Effect of Bankruptcy Confirmation on Tax Liability

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In Wathen v. Commissioner, TC Memo 2021-100 the taxpayer argued that the confirmation of his chapter 13 plan precluded the IRS from subsequently pursuing a deficiency case for periods not included in the plan.  Petitioner represented himself in this case which brings its own limitations on the understanding of procedure.  This was his second Tax Court petition regarding these years.  The first was filed in 2015 while the automatic stay was in effect.  It was dismissed for lack of jurisdiction because of B.C. 362(a)(8).

In this second case, Mr. Wathen tried to move for summary judgment on the issue of res judicata, collateral estoppel and judicial estoppel regarding the effect of the bankruptcy case, but he did not file his summary judgment motion until trial, which violates T.C. Rule 121(a), requiring that motions for summary judgment be submitted at least 60 days before the calendar call on which the case is placed.  This rule, adopted by the court slightly over a decade ago, was necessitated by the onslaught of these motions submitted by the IRS at calendar call in CDP cases.  The denial of the motion did not mean that petitioner could not make these arguments but only that he must address them in his post-trial briefs, thus postponing the day on which he would learn the arguments would fail.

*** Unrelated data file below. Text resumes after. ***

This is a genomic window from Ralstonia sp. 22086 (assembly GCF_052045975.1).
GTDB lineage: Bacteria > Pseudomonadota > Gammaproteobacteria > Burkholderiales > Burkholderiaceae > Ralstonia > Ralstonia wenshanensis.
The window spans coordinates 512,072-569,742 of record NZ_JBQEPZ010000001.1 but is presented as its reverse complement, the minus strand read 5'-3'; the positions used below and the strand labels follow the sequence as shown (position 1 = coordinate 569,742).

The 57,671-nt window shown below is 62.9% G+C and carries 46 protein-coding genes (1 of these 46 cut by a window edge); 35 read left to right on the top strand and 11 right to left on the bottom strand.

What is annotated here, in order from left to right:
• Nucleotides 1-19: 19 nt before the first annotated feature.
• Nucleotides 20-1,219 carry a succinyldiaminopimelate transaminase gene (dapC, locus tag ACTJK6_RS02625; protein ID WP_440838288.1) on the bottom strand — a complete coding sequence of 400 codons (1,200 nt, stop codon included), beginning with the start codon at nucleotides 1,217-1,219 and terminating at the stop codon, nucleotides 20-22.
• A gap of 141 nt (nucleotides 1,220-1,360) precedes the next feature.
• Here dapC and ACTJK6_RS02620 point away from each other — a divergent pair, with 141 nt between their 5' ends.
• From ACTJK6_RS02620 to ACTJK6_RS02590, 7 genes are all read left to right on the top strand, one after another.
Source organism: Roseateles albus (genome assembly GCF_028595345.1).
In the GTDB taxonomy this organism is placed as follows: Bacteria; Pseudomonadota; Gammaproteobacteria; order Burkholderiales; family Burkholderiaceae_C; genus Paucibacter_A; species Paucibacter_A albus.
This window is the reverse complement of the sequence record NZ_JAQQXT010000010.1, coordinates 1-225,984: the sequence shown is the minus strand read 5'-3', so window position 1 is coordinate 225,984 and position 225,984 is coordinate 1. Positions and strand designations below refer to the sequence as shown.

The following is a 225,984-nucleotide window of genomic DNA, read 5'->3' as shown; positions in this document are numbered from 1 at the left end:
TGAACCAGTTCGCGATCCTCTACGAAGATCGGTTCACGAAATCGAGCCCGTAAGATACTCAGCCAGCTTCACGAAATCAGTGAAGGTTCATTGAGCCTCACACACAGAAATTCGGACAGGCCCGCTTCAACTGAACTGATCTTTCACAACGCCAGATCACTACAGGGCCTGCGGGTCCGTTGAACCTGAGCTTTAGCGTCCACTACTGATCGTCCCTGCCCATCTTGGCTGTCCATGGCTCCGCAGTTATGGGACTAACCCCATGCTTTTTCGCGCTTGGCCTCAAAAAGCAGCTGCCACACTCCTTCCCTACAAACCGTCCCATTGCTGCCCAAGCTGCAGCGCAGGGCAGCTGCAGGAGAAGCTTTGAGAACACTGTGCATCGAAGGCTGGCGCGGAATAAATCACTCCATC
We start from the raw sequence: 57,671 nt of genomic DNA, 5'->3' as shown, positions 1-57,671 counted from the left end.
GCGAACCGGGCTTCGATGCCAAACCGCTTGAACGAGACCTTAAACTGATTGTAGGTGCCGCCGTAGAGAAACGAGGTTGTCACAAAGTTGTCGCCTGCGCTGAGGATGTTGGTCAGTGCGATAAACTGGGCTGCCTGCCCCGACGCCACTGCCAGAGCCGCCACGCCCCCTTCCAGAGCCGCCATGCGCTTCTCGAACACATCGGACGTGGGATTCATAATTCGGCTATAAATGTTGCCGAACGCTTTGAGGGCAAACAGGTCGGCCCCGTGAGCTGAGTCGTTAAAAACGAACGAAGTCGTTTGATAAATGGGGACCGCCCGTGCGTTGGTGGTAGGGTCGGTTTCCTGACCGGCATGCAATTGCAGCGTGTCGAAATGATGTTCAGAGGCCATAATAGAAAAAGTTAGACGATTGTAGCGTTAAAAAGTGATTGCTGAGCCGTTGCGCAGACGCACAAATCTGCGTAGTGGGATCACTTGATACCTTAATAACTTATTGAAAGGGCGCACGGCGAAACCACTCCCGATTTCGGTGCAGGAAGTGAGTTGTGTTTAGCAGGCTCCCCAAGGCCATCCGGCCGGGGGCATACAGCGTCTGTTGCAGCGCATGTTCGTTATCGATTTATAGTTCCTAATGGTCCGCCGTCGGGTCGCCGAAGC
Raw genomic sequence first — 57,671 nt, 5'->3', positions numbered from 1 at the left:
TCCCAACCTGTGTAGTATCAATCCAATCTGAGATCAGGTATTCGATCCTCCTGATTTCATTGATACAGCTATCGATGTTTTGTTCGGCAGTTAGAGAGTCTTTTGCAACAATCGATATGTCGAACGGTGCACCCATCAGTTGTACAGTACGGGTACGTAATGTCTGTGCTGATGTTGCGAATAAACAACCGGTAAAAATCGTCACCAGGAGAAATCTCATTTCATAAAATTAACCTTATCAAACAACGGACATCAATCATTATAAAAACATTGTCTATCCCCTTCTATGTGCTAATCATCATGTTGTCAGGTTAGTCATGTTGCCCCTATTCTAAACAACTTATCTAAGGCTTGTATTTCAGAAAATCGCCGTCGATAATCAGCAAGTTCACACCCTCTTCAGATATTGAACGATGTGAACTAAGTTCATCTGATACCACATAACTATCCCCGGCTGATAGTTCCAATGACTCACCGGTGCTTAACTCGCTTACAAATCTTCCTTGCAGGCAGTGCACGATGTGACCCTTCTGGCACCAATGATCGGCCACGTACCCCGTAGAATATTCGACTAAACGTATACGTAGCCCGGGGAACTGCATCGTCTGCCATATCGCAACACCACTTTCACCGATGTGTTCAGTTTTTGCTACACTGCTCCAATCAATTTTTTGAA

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Although petitioner was pro se, he is a bankruptcy lawyer.  The underlying issues in the case concerned unreported receipts and unverified expenses.  I found this statement by the court regarding expenses to be surprising for a law firm:

Petitioner did not keep any records–such as records of travel expenses or
office expenses–of how much he spent on any given bankruptcy case as counsel for the debtor.

But this blog is not about recordkeeping so you can explore that aspect of the case separately.